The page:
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Tuesday, August 12, 2008
  DVD Review: TV Funhouse

TV Funhouse is a short-lived series that aired on Comedy Central in 2000, a spinoff from the popular ‘Saturday TV Funhouse’ animated feature on Saturday Night Live (the ‘Saturday’ in the title apparently being the key difference between the properties). But as the DVD packaging helpfully states, there’s no content on this set from SNL (several of the SNL bits got packaged into their own DVD, The Best of Saturday TV Funhouse, available through another studio). Both the SNL segments and this show come from comedy writer Robert Smigel, who also created Triumph the Insult Comic Dog for Late Night with Conan O'Brien. This last bit is relevant because the same style of humour – crude puppets and even cruder jokes – are what TV Funhouse is (was?) all about.

Like an even-more-warped version of Pee-wee’s Playhouse, TV Funhouse is a spoof of children’s TV shows, and this version stars Doug (comedian Doug Dale), a dimwitted Mr. Rogers type who hosts shorts cartoons and other bits in a brightly-coloured set that he shares with the Anipals, a group of animal puppets that include a cat, some dogs, a duck, a lobster, a turtle and others. There are also a few real animals mixed in with the incredibly obvious puppets, and the show mines the juxtaposition between what are clearly puppets and real animals for comedy (another gag borrowed from Smigel’s Triumph skits on Conan) several times per episode. It’s a funny joke, but as I said, it’s in every episode, and it stops being funny pretty quick.

One of the show’s other recurring jokes are that the Anipals almost never participate in Doug’s themed show (Caveman Day, Astronaut Day, Mexicans Day – that’s right, not Mexican Day, Mexicans Day, plural), opting instead to do crazy things like go to Atlantic City to party with Triumph and Robert Goulet (who is totally game and hilarious) or go on Sally Jessy Raphael to try find a mate for an endangered African lizard.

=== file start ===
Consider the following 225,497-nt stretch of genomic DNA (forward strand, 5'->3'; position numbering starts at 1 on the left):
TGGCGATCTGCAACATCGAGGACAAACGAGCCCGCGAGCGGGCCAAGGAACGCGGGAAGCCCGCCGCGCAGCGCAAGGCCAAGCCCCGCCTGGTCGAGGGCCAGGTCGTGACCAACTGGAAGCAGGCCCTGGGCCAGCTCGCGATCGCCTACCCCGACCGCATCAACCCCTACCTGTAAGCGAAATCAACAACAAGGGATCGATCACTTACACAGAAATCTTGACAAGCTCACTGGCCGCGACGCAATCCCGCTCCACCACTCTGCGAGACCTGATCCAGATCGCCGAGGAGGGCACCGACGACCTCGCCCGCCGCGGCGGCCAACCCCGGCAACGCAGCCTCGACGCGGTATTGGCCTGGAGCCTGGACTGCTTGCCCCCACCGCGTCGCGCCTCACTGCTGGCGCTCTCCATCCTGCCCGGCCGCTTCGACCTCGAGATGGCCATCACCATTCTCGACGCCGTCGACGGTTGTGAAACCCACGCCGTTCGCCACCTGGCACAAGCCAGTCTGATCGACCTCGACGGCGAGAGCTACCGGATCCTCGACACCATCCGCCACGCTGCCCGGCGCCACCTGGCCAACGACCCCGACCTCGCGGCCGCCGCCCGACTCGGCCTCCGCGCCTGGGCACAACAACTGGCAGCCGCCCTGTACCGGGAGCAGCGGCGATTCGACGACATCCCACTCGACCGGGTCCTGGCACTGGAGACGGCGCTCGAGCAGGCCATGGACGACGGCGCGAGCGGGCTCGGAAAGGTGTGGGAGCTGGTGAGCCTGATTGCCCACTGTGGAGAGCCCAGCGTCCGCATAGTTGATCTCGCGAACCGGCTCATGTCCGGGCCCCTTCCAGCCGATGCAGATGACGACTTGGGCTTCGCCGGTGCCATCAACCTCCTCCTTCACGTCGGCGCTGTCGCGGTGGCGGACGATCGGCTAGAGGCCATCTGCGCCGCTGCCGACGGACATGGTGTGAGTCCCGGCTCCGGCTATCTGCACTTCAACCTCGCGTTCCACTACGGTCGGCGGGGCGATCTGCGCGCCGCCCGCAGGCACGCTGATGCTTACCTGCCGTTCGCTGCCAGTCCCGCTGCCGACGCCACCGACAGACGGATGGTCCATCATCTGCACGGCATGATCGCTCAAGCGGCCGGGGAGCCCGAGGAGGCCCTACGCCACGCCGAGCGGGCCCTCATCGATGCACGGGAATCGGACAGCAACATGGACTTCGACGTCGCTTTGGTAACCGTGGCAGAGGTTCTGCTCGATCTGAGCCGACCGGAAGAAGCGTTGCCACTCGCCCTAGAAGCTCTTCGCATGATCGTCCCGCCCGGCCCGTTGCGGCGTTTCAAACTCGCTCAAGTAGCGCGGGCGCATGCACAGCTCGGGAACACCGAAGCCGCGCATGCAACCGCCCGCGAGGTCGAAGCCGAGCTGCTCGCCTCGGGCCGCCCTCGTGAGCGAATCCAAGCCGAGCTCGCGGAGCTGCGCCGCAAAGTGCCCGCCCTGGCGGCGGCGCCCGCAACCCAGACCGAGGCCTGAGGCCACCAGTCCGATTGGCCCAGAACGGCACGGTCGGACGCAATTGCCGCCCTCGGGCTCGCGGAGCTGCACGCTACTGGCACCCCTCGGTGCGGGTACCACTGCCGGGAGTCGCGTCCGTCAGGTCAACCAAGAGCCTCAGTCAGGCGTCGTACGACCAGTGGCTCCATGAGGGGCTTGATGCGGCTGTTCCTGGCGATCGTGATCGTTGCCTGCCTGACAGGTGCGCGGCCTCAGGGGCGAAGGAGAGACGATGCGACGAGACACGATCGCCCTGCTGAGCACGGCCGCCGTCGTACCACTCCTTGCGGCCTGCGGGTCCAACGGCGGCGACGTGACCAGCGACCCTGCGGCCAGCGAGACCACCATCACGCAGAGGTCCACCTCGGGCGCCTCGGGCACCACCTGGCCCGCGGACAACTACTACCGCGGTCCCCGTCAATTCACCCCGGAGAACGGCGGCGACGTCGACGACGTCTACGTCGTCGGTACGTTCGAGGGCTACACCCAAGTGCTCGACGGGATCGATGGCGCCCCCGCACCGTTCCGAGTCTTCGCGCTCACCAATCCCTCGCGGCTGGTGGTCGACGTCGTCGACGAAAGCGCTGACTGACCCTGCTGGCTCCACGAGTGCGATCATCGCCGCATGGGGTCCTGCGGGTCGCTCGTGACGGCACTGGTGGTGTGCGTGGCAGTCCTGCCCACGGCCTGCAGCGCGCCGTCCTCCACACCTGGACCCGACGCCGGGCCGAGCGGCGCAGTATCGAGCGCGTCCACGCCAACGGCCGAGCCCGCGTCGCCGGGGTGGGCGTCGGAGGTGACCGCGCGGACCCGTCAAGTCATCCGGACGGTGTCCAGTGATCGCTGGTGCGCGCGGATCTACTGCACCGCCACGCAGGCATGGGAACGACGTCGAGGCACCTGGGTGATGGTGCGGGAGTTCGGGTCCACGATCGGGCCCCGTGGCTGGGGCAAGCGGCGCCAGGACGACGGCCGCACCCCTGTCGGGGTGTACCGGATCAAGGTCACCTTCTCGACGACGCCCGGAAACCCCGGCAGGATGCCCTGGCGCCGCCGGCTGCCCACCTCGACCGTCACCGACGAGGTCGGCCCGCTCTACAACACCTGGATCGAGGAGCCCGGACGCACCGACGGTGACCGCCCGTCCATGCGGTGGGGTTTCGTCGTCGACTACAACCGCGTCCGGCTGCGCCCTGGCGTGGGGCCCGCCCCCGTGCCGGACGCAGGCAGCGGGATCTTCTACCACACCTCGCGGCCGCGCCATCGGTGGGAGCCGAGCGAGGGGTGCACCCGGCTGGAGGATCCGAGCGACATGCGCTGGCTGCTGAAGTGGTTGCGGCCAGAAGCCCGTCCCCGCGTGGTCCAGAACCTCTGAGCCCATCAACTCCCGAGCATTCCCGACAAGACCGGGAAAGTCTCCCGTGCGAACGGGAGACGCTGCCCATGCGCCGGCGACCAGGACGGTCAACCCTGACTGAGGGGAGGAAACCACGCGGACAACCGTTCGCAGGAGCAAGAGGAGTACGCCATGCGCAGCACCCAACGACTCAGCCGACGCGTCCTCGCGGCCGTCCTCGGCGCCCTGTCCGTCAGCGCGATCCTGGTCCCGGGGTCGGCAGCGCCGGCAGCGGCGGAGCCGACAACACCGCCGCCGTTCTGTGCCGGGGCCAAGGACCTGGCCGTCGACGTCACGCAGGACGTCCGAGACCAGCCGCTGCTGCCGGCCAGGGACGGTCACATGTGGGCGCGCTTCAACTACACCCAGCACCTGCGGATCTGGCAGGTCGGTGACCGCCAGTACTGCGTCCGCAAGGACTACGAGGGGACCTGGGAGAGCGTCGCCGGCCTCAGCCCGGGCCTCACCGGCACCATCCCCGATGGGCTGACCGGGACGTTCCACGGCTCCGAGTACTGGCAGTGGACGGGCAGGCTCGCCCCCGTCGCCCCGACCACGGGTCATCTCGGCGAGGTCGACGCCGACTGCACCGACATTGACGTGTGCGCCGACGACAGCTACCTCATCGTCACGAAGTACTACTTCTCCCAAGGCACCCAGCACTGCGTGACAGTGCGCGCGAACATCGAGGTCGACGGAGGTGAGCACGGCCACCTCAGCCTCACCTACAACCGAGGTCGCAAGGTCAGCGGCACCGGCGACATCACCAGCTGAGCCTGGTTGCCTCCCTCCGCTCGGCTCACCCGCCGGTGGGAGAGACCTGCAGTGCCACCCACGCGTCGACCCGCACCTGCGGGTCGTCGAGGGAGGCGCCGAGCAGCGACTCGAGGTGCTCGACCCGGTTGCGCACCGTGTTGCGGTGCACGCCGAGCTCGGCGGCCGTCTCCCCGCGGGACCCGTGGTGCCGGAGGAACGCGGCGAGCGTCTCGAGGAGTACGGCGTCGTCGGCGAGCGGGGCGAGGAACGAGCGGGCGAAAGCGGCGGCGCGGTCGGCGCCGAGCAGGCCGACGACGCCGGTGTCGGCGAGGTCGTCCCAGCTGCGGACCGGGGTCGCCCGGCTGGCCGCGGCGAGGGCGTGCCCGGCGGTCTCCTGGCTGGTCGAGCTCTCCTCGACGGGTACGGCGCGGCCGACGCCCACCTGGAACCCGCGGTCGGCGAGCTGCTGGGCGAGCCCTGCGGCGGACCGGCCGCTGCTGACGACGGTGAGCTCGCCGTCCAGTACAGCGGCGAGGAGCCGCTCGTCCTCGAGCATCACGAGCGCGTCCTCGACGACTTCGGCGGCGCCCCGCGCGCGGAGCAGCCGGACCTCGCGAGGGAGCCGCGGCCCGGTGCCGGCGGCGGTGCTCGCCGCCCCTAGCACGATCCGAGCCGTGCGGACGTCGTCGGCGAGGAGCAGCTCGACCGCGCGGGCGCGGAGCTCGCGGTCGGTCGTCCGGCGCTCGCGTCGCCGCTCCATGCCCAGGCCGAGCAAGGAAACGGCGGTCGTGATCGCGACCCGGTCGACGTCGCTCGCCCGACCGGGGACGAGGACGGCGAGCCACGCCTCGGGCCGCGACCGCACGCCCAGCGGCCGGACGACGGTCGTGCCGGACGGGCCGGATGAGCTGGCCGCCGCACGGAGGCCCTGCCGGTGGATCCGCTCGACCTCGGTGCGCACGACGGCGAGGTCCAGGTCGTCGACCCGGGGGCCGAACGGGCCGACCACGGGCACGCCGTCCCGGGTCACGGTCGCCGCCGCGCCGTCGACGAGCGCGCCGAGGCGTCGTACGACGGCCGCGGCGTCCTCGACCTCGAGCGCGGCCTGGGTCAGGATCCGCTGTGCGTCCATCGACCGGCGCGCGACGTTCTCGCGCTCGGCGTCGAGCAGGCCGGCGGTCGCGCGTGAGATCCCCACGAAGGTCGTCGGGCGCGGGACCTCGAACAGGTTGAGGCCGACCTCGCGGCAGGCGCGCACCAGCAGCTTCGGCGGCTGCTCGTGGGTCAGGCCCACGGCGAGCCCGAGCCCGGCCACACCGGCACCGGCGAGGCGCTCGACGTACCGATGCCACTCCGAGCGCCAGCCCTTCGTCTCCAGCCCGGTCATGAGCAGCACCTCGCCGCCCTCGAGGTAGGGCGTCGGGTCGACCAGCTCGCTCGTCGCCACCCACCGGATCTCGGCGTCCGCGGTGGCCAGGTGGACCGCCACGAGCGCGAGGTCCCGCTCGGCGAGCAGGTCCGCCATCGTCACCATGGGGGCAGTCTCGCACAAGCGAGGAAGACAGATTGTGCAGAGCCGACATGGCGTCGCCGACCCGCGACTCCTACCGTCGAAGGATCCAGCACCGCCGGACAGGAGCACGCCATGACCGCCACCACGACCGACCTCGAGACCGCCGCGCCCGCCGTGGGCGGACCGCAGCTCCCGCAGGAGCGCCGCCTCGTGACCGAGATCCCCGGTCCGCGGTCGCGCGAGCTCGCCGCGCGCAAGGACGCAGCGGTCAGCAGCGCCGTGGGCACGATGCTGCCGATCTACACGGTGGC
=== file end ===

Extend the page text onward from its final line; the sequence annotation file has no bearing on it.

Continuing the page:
The show’s style of humour is gleefully un-P.C., which is great, but the writers just go to the same handful of comedy wells too many times for my tastes. A shocking amount of the jokes are based around the visual of puppets humping each other (or puppets humping real animals if they want to mix things up a bit). It’s sort of funny in a crude way the first time, but I was surprised how often that particular gag was trotted out (at least four times in eight episodes, as far as I can recall). The real good stuff in TV Funhouse is, unsurprisingly, the cartoons, and they are almost all hilarious, and even the lesser among them is still better than any of the live-action puppet stuff. My favourite was ‘Wonderman,’ a parody of the 1940s Max Fleischer Superman cartoons, only this time the hero uses the goodwill created by his rescues and other feats to try to get his alter ego laid.

Overall, TV Funhouse made me laugh during many of the cartoons, but unfortunately they’re too few and far between, usually only a two or three each 20-minute episode. The rest is repetitive – and crude – puppet humour. There’s some good stuff here, but on the whole, I can see why this show didn’t last very long.



The TV Funhouse set collects eight episodes on two discs, and before I get into the actual content on the discs, I have to mention that the write-up on the back of the DVD package is easily the funniest I’ve ever read, managing somehow to both hype the show as something you should watch and also take several self-deprecating shots at its brief run. Pretty impressive.

The rest is somewhat standard DVD-extra fare: there’s commentary on all eight episodes with series creators Smigel and Dino Stamatopoulos and host Doug Dale. They’re often more interesting than the episodes themselves, if only because they’re all looking at the show eight years after its brief run, and they’re all pretty brutally honest about what works and what doesn’t, and that sort of candour is always appreciated in commentaries. And all three are pretty funny guys, so often that brutal honesty is also usually quite amusing.

There’s video commentary from Chickie, Jason, Xabu and Dave (four of the Anipals), and it’s basically just Smigel and friends goofing around in the commentary booth with the puppets, and they seemed to be having more fun dicking around than I had watching the results. There are also outtakes and some additional behind-the-scenes footage, but the outtakes aren’t really funny (they’re often about the frustrations of getting various puppet-related camera tricks to work properly), and the other stuff consists mostly of footage of the crew shooting the puppets, which isn’t exactly what I’d call scintillating viewing. Still, I appreciate the effort to pack in some bonus features for what’s otherwise just a short-lived TV show that probably deserved to be. TV Funhouse is hardly a lost gem of television comedy, but fans of Triumph and crude comedy in general will likely be entertained.

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